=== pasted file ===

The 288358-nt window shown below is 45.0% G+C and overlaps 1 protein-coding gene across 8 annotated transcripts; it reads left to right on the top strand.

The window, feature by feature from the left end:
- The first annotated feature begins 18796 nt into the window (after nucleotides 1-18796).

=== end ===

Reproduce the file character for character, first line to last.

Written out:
The 288358-nt window shown below is 45.0% G+C and overlaps 1 protein-coding gene across 8 annotated transcripts; it reads left to right on the top strand.

The window, feature by feature from the left end:
- The first annotated feature begins 18796 nt into the window (after nucleotides 1-18796).